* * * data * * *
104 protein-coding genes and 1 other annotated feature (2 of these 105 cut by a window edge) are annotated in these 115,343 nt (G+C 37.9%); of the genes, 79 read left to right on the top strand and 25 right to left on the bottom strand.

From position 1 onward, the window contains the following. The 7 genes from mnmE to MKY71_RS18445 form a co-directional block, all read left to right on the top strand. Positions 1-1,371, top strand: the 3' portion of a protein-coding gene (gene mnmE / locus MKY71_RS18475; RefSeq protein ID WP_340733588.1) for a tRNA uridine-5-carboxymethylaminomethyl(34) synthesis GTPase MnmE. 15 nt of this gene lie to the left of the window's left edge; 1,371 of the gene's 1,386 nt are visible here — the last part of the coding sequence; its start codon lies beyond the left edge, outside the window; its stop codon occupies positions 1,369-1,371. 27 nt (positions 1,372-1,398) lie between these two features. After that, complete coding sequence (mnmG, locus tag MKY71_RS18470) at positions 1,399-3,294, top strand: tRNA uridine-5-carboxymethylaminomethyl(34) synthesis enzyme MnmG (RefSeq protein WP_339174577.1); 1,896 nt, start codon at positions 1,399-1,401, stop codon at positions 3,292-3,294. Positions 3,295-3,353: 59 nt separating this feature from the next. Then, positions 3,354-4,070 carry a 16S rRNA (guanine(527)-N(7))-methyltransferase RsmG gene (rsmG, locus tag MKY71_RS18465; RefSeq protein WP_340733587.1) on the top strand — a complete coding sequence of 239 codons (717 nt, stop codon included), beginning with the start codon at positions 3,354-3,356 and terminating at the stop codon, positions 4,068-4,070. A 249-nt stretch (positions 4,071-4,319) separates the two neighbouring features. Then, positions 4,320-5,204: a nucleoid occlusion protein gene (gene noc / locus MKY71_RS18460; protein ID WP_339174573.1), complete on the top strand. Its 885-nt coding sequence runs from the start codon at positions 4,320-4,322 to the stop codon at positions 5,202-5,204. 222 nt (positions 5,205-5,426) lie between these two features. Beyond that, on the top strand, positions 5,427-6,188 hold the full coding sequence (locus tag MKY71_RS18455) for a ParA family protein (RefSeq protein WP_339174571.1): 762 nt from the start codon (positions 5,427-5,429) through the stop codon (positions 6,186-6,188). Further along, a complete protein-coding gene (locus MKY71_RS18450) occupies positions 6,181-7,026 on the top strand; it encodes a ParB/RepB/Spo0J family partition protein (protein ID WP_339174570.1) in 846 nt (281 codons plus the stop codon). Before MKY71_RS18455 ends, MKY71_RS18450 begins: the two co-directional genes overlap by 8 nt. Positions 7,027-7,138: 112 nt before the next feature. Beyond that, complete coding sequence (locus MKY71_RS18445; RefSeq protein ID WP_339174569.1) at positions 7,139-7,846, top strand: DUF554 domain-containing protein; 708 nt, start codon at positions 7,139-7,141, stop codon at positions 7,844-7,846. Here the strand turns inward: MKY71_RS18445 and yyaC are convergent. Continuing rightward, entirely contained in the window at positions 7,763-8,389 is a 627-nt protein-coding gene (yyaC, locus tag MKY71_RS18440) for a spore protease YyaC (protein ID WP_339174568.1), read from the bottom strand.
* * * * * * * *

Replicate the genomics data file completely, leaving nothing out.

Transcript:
104 protein-coding genes and 1 other annotated feature (2 of these 105 cut by a window edge) are annotated in these 115,343 nt (G+C 37.9%); of the genes, 79 read left to right on the top strand and 25 right to left on the bottom strand.

From position 1 onward, the window contains the following. The 7 genes from mnmE to MKY71_RS18445 form a co-directional block, all read left to right on the top strand. Positions 1-1,371, top strand: the 3' portion of a protein-coding gene (gene mnmE / locus MKY71_RS18475; RefSeq protein ID WP_340733588.1) for a tRNA uridine-5-carboxymethylaminomethyl(34) synthesis GTPase MnmE. 15 nt of this gene lie to the left of the window's left edge; 1,371 of the gene's 1,386 nt are visible here — the last part of the coding sequence; its start codon lies beyond the left edge, outside the window; its stop codon occupies positions 1,369-1,371. 27 nt (positions 1,372-1,398) lie between these two features. After that, complete coding sequence (mnmG, locus tag MKY71_RS18470) at positions 1,399-3,294, top strand: tRNA uridine-5-carboxymethylaminomethyl(34) synthesis enzyme MnmG (RefSeq protein WP_339174577.1); 1,896 nt, start codon at positions 1,399-1,401, stop codon at positions 3,292-3,294. Positions 3,295-3,353: 59 nt separating this feature from the next. Then, positions 3,354-4,070 carry a 16S rRNA (guanine(527)-N(7))-methyltransferase RsmG gene (rsmG, locus tag MKY71_RS18465; RefSeq protein WP_340733587.1) on the top strand — a complete coding sequence of 239 codons (717 nt, stop codon included), beginning with the start codon at positions 3,354-3,356 and terminating at the stop codon, positions 4,068-4,070. A 249-nt stretch (positions 4,071-4,319) separates the two neighbouring features. Then, positions 4,320-5,204: a nucleoid occlusion protein gene (gene noc / locus MKY71_RS18460; protein ID WP_339174573.1), complete on the top strand. Its 885-nt coding sequence runs from the start codon at positions 4,320-4,322 to the stop codon at positions 5,202-5,204. 222 nt (positions 5,205-5,426) lie between these two features. Beyond that, on the top strand, positions 5,427-6,188 hold the full coding sequence (locus tag MKY71_RS18455) for a ParA family protein (RefSeq protein WP_339174571.1): 762 nt from the start codon (positions 5,427-5,429) through the stop codon (positions 6,186-6,188). Further along, a complete protein-coding gene (locus MKY71_RS18450) occupies positions 6,181-7,026 on the top strand; it encodes a ParB/RepB/Spo0J family partition protein (protein ID WP_339174570.1) in 846 nt (281 codons plus the stop codon). Before MKY71_RS18455 ends, MKY71_RS18450 begins: the two co-directional genes overlap by 8 nt. Positions 7,027-7,138: 112 nt before the next feature. Beyond that, complete coding sequence (locus MKY71_RS18445; RefSeq protein ID WP_339174569.1) at positions 7,139-7,846, top strand: DUF554 domain-containing protein; 708 nt, start codon at positions 7,139-7,141, stop codon at positions 7,844-7,846. Here the strand turns inward: MKY71_RS18445 and yyaC are convergent. Continuing rightward, entirely contained in the window at positions 7,763-8,389 is a 627-nt protein-coding gene (yyaC, locus tag MKY71_RS18440) for a spore protease YyaC (protein ID WP_339174568.1), read from the bottom strand.